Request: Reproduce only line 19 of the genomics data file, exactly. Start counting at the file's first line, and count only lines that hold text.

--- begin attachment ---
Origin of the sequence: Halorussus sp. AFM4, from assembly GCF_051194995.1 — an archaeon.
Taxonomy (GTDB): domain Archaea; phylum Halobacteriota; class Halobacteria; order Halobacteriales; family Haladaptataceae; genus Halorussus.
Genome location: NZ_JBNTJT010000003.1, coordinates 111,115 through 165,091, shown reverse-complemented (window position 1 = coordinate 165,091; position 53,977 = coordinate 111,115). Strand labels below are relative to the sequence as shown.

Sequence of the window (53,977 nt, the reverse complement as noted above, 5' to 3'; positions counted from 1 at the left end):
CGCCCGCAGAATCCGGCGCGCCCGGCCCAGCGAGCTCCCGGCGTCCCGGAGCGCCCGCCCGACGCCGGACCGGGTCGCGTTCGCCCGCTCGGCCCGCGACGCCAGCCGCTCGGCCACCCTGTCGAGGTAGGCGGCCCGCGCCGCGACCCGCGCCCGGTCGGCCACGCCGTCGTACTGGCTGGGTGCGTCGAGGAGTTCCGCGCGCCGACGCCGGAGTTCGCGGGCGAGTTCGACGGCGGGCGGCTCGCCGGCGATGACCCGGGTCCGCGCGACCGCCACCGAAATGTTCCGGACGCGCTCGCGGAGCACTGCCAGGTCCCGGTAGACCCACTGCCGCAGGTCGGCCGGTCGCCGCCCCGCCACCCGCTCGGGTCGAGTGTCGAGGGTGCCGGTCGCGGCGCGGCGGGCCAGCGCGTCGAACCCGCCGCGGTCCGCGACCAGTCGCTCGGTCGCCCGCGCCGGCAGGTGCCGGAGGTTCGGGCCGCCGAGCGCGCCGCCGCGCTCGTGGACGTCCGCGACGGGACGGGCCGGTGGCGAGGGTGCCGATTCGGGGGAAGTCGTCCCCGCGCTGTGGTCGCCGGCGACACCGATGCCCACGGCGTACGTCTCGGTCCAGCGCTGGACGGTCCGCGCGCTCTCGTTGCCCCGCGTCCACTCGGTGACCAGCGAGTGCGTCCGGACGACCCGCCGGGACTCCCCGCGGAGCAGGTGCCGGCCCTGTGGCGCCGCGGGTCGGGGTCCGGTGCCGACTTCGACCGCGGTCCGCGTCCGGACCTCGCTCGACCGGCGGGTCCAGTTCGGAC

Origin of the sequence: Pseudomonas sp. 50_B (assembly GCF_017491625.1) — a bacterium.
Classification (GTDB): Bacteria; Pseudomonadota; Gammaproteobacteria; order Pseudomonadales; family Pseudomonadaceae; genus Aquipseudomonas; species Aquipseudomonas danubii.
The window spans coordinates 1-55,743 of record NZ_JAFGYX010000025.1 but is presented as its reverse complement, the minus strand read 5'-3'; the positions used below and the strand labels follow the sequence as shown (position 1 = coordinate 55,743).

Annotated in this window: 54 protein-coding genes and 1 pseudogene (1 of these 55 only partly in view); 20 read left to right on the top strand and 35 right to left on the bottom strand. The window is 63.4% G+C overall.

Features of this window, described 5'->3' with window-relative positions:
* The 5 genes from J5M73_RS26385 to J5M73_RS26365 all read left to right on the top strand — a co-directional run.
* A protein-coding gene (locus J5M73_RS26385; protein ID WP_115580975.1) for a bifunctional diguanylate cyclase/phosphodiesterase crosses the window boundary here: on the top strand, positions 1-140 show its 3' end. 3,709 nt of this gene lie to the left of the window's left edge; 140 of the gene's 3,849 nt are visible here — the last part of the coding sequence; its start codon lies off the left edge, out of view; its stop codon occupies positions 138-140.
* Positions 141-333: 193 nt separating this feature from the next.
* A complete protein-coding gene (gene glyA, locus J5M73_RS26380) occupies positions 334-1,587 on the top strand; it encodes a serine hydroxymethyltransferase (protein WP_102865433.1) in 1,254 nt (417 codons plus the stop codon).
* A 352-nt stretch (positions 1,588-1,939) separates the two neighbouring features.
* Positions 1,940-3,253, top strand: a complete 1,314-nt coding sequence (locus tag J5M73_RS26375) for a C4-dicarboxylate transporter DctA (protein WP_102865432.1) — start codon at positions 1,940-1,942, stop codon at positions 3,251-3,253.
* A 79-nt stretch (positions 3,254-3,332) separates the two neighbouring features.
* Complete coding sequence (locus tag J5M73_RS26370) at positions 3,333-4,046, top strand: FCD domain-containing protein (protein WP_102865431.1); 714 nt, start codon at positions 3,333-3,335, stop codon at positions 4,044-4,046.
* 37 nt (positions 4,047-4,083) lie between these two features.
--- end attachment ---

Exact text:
* 37 nt (positions 4,047-4,083) lie between these two features.